JUDY WOODRUFF: Finally tonight, we remember two American artists, beginning with poet Adrienne Rich, in her own words.
Rich was one of the most widely-read and influential poets of her time, a leading feminist, known especially for her politically-engaged verse. Her best-known volume, “Diving into the Wreck,” won the National Book Award in 1973. She died Tuesday at her home in Santa Cruz, Calif.
Here she is at the Dodge Poetry Festival in 1998 reading her poem, “What Kind of Times Are These.”
ADRIENNE RICH, poet: There’s a place between two stands of trees where the grass grows uphill and the old revolutionary road breaks off into shadows near a meeting-house abandoned by the persecuted who disappeared into those shadows.
I have walked there picking mushrooms at the edge of dread, but don’t be fooled. This isn’t a Russian poem. This is not somewhere else but here, our country moving closer to its own truth and dread, its own ways of making people disappear.
I won’t tell you where the place is, the dark mesh of the woods meeting the unmarked strip of light, ghost-ridden crossroads, leaf mold paradise. I know already who wants to buy it, sell it, make it disappear.
And I won’t tell you where it is, so why do I tell you anything? Because you still listen, because in times like these, to have you listen at all, it’s necessary to talk about trees.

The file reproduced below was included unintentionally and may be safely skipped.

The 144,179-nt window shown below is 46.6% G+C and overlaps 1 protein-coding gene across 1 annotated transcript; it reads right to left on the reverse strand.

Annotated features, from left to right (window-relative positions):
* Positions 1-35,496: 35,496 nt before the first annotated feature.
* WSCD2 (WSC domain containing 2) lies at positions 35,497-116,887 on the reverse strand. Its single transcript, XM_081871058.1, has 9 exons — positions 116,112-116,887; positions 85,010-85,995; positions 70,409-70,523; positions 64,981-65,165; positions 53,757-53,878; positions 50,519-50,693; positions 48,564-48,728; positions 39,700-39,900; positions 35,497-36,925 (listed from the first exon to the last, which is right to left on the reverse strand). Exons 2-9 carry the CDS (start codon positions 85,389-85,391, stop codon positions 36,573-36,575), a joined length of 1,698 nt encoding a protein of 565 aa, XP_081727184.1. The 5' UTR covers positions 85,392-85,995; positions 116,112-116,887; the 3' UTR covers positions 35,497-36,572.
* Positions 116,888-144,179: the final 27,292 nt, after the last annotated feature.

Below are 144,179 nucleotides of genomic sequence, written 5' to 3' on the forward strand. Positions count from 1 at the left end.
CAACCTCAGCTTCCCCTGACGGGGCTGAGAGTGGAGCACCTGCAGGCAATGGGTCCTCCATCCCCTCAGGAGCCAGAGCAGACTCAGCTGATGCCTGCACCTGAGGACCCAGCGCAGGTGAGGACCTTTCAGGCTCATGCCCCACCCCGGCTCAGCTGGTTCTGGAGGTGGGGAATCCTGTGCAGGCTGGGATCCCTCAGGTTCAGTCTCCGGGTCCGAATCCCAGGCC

JUDY WOODRUFF: That was poet Adrienne Rich reading “What Kind of Times Are These.” She died Tuesday at age 82.
JEFFREY BROWN: And we close with another artist, bluegrass musician Earl Scruggs, who died yesterday in Nashville at 88.
Scruggs helped create a new sound for the banjo and bluegrass music, first with Bill Monroe and then with his longtime partner Lester Flatt and The Foggy Mountain Boys. Their son “Foggy Mountain Breakdown” used in the film “Bonnie and Clyde” won a Grammy in 1968. He also performed the theme music to the television show “The Beverly Hillbillies.”
He later formed the Earl Scruggs Review, playing and recording with his sons.
Here’s a clip from a Scruggs performance in North Carolina in 2002.
JEFFREY BROWN: And we’re joined now by another Grammy-winning banjo player, Bela Fleck.
Thanks so much for joining us.
BELA FLECK, musician: My pleasure. Thanks for asking me.
JEFFREY BROWN: So tell us about the Earl Scruggs sound. What did he do with the banjo to create something new?
BELA FLECK: Well, he’s the guy who really made that leap with using three fingers in a rotating fashion to create this fast rippling sound that had never been heard before. And I can show you.
JEFFREY BROWN: Please.
BELA FLECK: He wears — he wears two finger picks and a thumb pick, and by alternating them, he can play about as fast as he wants.
BELA FLECK: So it’s this action. You know, you couldn’t move one finger that fast, but all three, it’s pretty easy, and it’s kind of an incredible leap.
JEFFREY BROWN: So give us — tell us a little bit more about this — the history of his playing and really changing the sound of bluegrass music.
BELA FLECK: Well, he really exploded on the scene in Bill Monroe’s band in the early ’40s. And when he joined the band, it was an incredible thing.